In news just in, The Trail of Genghis Khan has just won the 'Grand Prize' and the award for 'Best Film on Mountain Culture' at Vancouver festival. (www.vimff.org)
These were the words in response to the awards from Tim, who is in Australia:
Mountain Culture Award
Since finishing the journey, I've learnt that possibly the only thing more difficult than riding horses from Mongolia to hungary, is making a film about it. The motivation for me though has, and is, telling the story of the so many individuals who were happy to share with me so much about their lives, culture and history of nomadism on the steppe. To me, the physical challenge of the journey would have been empty and meaningless had it not enabled me to momentarily become a part of the fabric of the land and their communities. So this award in particular is very special to me, and is a tribute to all those people who have helped me along the way and enriched my life. Thank you for taking the time to watch the film, and hello from Tigon (he is currently passed out next to my desk chair dreaming about his next rabbit chase - of which he has become particularly fond of since coming to Australia).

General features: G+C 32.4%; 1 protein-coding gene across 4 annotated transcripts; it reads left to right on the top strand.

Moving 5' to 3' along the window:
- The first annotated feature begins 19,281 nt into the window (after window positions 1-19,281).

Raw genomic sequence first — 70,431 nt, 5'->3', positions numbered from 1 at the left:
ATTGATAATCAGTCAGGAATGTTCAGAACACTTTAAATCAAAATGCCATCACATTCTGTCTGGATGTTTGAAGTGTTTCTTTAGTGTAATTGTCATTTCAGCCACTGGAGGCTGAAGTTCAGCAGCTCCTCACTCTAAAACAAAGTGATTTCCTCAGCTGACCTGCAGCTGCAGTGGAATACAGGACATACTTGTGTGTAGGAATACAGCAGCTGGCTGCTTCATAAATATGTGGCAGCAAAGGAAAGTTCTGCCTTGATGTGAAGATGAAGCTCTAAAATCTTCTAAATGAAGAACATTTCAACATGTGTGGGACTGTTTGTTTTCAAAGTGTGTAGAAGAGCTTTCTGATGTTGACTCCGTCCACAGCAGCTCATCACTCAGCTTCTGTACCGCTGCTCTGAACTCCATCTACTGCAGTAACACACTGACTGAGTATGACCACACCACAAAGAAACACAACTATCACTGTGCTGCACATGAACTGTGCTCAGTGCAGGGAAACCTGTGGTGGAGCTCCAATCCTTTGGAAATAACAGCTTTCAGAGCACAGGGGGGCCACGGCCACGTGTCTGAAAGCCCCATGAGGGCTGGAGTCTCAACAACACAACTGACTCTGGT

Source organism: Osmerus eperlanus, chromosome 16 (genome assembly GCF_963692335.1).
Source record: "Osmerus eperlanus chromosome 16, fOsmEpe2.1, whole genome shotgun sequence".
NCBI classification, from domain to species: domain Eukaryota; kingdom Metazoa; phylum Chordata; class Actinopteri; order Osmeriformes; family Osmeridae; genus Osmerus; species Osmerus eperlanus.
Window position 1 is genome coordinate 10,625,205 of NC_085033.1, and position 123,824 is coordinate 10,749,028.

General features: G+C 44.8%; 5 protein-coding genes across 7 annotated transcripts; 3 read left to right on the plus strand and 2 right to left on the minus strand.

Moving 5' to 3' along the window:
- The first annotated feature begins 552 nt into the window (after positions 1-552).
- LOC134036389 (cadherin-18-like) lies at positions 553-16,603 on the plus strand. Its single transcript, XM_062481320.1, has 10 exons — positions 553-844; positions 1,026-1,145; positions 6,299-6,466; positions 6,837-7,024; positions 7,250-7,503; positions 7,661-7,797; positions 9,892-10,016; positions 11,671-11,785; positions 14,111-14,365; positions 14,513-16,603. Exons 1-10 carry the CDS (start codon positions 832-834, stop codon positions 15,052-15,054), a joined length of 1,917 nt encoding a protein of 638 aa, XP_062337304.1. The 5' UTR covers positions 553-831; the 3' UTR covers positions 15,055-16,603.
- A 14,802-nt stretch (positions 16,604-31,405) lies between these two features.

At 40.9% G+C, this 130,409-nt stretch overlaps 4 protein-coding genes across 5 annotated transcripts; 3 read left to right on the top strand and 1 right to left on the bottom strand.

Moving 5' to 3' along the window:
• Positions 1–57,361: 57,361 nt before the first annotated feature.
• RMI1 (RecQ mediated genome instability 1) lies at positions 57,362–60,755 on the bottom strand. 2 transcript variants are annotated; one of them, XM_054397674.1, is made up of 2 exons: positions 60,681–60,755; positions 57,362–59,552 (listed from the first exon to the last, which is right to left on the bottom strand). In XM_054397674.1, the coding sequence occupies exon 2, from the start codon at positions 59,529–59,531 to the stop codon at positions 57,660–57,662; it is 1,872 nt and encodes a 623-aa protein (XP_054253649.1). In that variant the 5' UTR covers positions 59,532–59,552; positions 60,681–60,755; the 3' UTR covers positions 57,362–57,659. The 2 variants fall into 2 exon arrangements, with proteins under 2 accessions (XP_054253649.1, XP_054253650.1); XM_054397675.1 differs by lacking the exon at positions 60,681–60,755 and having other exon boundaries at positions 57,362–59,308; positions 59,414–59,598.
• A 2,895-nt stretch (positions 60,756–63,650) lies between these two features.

Thank you so much! I realise now how important it was to keep getting that camera out and filming, even when it seemed at times like it never see the light of day. Its a privilege to think that not only did enough people support me to enable me to make a film, but even more so to have it shared at festivals such as this in Vancouver ... and that is not to mention winning an award like this! The making of the film took two and a half years, during which I couldn't have managed without the support in particular of people like Michael Balson, the main editor who believed in it long before there was any funding, and when I was flat broke. Thank you to all the other people involved in the film - Michael Dillon, Lisa Gerrard, Cye Wood, Richard Dennison, but to name a few. Also to my sponsors and those along the way who helped me make it to Hungary, and taught me so much. Thank you to my father, Andrew Cope, who, although never got to see me finish the journey, or meet Tigon, would have been so proud on a night like this. Canada held a special place in his heart, and he has more friends here than I.